Rare Ravilious prints go under the hammer at auction in Essex

PUBLISHED: 13:10 24 August 2012

Lot 227, one of the lithograph prints, featuring a submarine commander looking through a periscope is attached. Guide price: £2,000-£3,000.

Lot 227, one of the lithograph prints, featuring a submarine commander looking through a periscope is attached. Guide price: £2,000-£3,000.

Archant

A COLLECTION of five rare lithograph prints of submarines by official war artist Eric Ravilious, found pushed down the side of a bed in north London, is being sold at an auction in Essex.

The prints are part of a set of 10, in what is believed to be a limited edition of only 50, being sold by Sworders Fine Art Auctioneers at its next Decorative Art & Design Sale in Stansted Mountfitchet, on Tuesday September 4. They each have guide prices of between £2,000 and £3,000.

Sworders’ managing director Guy Schooling said: “The owners weren’t aware of the importance of these items, so this is an exceptional discovery. In his short life, Eric Ravilious had an innovative style, his star is increasingly in the ascendant, and important work like this is extremely rare.

“As principle sponsor of the Fry Art Gallery in Saffron Walden - which holds perhaps the most important collection of his work - and as an auction room close to Great Bardfield where he once lived, we are delighted to be bringing them to market.”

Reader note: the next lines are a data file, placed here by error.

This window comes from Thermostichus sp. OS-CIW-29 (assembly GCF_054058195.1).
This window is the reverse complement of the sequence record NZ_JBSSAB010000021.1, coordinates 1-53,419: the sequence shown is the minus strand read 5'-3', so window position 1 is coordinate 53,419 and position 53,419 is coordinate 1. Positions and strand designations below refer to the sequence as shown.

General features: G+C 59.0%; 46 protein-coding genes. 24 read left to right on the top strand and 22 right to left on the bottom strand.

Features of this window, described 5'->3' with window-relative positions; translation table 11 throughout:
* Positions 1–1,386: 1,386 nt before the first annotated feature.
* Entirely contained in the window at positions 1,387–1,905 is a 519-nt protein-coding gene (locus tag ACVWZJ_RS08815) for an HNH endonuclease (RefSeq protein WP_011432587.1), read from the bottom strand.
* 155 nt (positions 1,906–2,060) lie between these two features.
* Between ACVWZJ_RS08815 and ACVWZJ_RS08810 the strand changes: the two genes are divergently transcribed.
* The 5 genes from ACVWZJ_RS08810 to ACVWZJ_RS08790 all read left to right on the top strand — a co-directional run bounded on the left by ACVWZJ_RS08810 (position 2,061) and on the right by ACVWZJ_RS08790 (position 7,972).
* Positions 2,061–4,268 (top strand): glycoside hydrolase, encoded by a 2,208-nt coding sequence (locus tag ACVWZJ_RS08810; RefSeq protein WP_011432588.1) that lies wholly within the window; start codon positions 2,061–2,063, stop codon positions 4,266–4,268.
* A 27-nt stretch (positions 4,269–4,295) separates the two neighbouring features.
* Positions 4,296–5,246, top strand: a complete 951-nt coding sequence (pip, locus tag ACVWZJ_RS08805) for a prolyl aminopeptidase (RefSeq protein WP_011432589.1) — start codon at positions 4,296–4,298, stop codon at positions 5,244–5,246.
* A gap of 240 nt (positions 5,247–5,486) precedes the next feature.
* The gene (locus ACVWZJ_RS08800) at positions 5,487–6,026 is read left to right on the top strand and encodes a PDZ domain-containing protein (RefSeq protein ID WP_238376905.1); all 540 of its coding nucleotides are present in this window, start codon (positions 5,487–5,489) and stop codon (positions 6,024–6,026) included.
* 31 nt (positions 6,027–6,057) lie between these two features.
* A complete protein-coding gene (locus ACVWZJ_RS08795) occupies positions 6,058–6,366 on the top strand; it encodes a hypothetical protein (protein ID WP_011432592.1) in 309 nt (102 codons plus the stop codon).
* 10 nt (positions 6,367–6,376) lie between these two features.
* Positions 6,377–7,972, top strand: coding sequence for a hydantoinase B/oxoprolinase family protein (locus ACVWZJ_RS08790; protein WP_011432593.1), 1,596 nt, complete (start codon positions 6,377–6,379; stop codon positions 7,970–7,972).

Eric Ravilious (1903-1942) was appointed an official war artist at the end of 1939. He began to make drawings of submarines and their interiors at HMS Dolphin, the submarine base in Gosport, Hampshire, in early 1940.

Working from these studies and official photographs he set about developing designs for a series of lithographs which the War Artist’s Committee proposed to publish as a children’s colouring book. When fears over the cost of publication led to the Committee abandoning the project, Ravilious decided to publish them himself.

Ravilious and his wife Tirzah Garwood moved to Essex in 1932 where they initially lodged with fellow artist Edward Bawden in Great Bardfield. Two years later they bought Bank House in Castle Hedingham – the building now has a blue plaque commemorating this fact.

He was killed in 1942 at the age of 39, while accompanying a Royal Air Force air sea rescue mission off Iceland that failed to return to its base.

An accomplished artist herself, Tirzah Garwood’s work is currently being exhibited at the Fry Art Gallery in Saffron Walden.

Mr Schooling added: “Sworders were responsible for the sale of the second most expensive work by Eric Ravilious ten years ago, when we auctioned one of his paintings for £70,000.

“The Fry Art Gallery recently acquired a complete set of these lithographs. I would not be at all surprised if our prints sell for up to £5,000 each.”

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